November 21, 2007
Bill Baxter wrote:
> TomD wrote:
>> Bill Baxter Wrote:
>> [...]
>>>> The third case could probably in most cases be left out, 
>>> I implemented the third case in Murray (nee MultiArray)
>>> Mainly because I originally wanted an easy way port my NumPy code to D.
>>> But I have to agree that after spending a lot of time on it, I would go with #2 if I were starting over.  Fix the number of dimensions at compile time.
>>>> but the first two make an interesting separation. Knowing the size at compile time is mostly an advantage for smaller matrices (eg 4x4, as commonly used for geometric translations). Larger matrices (eg 1000x1000) probably gain much less from compile time known sizes. There is also the matter of template bloat that means that compile time quantities are best left to the smaller numbers.
>>> For #1, I've never had a need for anything besides 2x2,3x3,4x4.  Maybe occasionally things like 2x3 to represent affine transformations, but then interpretation starts getting in the way.  You can't handle it like a generic 2x3 matrix.  So to me for the compile time size case, you can pretty much get by with just a fixed set of classes.  Of course if you can generate those efficiently from a big template, then that's great. But there are usually a lot of special cases.  If you look at a geometry-oriented linalg lib like Helix you can find many little differences in the API between Matrix22 and Matrix33.  They can be taken care of with static ifs, but the question is if the loss of readability it's worth it in the end.
>> In 2D Finite Elements some other fixed size small arrays are common, 6x6, 9x9, depending on the type of elements you use, also some non-square ones.
> And wouldn't you know it.  Right after I wrote that I sat down and started working on some code where I really needed 2x3 matrices.  Doh! I guess I just never noticed needing them before.
>> [...]
>>>>> 4. For storage we need packed, triangular, symmetric, banded, and sparse
>>>>> matrix support. (Possibly even 'calculated' matrix support, for
>>>>> user-defined matrix types which generate entries on-demand).
>>>> For generality, at least sparse (and possibly calculated) are useful for vectors and higher dimensional arrays too.
>>>  >
>>>>> 5. Can be generalized to tensors.
>>> Numbers 4 and 5 are a bit conflicting.  There is no "triangular storage" for anything other than 2-D arrays.  Same goes for the commonly used compressed matrix formats: they are 2D-specific.
>> Well, that becomes something like "pyramidal" structure in 3D.
>> They are quite common in 3D partial differential equations, like
>> Laplace solvers, or in Fluid Mechanics.
>>> Convenient usage for linear algebra also suggests that opMul should do linear algebraic multiplication, but that doesn't make sense for tensors.  Changing opMul to do different things depending on the dimension seems inconsistent.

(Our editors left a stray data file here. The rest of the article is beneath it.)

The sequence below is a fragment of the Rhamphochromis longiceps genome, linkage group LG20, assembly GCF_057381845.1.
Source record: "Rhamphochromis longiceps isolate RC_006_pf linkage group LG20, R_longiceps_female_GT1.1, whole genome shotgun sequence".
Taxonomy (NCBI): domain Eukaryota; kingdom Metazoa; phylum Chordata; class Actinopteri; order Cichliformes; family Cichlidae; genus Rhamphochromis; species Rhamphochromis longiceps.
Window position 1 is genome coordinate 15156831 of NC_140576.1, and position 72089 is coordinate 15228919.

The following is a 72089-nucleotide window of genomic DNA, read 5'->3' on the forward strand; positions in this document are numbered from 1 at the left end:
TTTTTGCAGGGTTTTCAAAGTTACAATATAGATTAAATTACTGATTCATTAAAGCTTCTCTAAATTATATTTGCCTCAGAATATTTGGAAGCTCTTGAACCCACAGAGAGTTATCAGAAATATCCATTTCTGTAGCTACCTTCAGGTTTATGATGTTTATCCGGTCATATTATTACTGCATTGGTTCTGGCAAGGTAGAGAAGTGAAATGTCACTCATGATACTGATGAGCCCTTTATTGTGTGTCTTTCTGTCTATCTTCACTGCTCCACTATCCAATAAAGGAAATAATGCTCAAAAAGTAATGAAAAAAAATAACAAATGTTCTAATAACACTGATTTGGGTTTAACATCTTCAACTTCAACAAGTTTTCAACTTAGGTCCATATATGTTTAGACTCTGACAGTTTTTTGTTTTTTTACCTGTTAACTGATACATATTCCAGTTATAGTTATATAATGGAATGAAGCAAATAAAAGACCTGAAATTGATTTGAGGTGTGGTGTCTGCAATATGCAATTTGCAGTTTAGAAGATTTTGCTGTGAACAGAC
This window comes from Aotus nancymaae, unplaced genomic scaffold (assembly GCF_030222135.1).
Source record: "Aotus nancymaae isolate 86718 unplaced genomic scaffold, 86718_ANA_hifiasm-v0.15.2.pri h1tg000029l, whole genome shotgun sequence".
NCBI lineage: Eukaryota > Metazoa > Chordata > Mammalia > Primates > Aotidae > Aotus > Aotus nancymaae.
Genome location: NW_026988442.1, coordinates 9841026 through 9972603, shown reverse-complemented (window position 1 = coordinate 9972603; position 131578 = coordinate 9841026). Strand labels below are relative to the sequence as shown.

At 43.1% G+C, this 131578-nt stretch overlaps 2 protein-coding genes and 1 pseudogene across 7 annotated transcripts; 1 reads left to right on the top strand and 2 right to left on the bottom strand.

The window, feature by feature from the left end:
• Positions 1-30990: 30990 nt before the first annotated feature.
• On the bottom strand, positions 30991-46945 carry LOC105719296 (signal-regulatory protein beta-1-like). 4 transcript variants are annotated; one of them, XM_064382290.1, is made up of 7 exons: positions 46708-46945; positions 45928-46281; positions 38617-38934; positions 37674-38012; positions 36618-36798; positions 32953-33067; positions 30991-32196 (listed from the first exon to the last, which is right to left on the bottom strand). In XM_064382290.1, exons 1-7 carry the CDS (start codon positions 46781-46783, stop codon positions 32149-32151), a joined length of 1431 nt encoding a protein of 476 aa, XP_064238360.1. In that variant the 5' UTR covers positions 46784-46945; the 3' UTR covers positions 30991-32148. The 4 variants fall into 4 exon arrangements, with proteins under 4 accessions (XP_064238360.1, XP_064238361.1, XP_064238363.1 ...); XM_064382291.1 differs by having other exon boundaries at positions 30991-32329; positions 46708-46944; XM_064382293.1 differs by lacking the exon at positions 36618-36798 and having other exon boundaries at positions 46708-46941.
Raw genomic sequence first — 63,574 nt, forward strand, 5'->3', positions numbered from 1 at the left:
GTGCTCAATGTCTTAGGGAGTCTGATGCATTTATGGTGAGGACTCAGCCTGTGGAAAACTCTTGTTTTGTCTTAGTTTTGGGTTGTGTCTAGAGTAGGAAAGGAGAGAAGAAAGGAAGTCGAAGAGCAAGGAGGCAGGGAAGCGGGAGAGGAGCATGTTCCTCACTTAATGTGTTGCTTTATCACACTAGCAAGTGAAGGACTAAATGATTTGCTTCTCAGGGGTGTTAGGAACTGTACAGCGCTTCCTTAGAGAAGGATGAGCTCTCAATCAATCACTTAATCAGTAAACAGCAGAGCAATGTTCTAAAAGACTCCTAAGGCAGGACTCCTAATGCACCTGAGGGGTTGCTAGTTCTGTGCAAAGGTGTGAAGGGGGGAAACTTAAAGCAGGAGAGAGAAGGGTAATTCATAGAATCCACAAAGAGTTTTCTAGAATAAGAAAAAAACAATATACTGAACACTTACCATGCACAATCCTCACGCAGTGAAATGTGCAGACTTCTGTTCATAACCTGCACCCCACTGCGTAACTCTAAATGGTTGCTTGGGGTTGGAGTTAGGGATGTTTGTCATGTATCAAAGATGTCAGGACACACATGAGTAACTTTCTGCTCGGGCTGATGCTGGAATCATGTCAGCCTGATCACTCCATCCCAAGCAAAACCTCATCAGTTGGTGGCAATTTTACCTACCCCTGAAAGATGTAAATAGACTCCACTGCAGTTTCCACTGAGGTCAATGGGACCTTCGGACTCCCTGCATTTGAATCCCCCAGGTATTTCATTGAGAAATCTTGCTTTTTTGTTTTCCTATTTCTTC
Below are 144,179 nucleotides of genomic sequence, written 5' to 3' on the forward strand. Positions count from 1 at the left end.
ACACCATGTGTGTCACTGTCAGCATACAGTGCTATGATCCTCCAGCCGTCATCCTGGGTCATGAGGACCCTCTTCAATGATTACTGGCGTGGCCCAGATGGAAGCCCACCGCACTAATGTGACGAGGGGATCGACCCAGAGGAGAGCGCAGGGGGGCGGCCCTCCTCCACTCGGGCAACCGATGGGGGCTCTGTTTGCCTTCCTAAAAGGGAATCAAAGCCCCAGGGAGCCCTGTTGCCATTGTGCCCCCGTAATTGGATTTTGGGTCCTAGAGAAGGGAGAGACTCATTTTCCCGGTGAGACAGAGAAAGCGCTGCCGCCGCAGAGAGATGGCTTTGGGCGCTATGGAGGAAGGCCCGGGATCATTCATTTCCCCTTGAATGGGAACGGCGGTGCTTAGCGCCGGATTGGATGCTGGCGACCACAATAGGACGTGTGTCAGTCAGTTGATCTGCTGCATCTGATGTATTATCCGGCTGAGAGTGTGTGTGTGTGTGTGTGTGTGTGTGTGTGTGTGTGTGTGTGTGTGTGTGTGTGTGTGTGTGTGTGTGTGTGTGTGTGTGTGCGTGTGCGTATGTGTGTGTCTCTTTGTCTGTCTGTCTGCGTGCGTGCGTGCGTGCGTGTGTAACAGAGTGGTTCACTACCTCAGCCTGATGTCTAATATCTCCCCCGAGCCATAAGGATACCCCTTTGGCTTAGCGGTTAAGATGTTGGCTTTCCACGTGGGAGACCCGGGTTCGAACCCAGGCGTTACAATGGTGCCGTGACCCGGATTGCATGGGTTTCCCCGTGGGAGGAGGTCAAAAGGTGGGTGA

>> For Tensors we'd need something like ., :, and x, dot product, double dot
>> product and cross product. It may seem inconsistent, but it is math :-)
> So the thing to do seems to be to have different wrappers for the underlying storage methods that expose different operations.
> Or just different sets of functions that treat the storage in different ways.,, ...
> It's quite a large software engineering problem.  But I'm looking forward to the day when Don is done writing it.  :-)

Me too :-) Quite possibly it's all too hard.

Yet it seems to me that fundamentally, the storage class just needs to expose how to get from one element to another efficiently.

eg for a matrix, expose some compile-time traits
m.packingType   --- row, column, transposable(at runtime, will always be either row or column, please generate code for row & column and choose between them at runtime), none (no optimisation potential).

and then if row-based:


and then optimal access is something like:

for (int i=0; i<m.numColumns; ++i) {
  for (auto t= &m[i][firstElementInRow(i)];
	t<=&m[i][lastElementInRow(i)]; t+=m.rowStride) {
	// *t  is m[i][j]

It all gets very complicated, but the saving grace is that it only needs to be optimal for the common cases.
November 23, 2007
Oskar Linde wrote:
> Don Clugston wrote:

> First, there is the separation of compile time and run time. One can identify (at least) 3 different needs, with different requirements for run-time/compile-time dynamics:
> * Small static matrices/arrays (where the size and dimensionality are known at compile time)

I just implemented a version of this one this morning:

(There's a VectorT there too, but I haven't made any connections between the two yet  -- mat*vec ops and such.)

December 01, 2007
Don Clugston wrote:
> No, I don't have the perfect Matrix. I just want to explore the question
> of whether it exists.
> There are a plethora of C++ matrix libraries, all of which are far from
> perfect; they all involve trade-offs between various language limitations.
> In particular, the usage of expression templates creates all kinds of evil.
> Requirements:
> 1. Must be compatible with future multi-dimensional array syntax such as
> double [7,5] m;
> 2. Must be theoretically capable of optimal performance.
> 3. Needs to support slices. This means we also need to support strided
> vectors. Therefore we also need matrix slices, and matrix references.
> Probably distinguishing between the T[] and T[new] concepts.
> 4. For storage we need packed, triangular, symmetric, banded, and sparse
> matrix support. (Possibly even 'calculated' matrix support, for
> user-defined matrix types which generate entries on-demand).
> 5. Can be generalized to tensors.
> 6. Nice error messages.

Take a look at the old vectorization debate.
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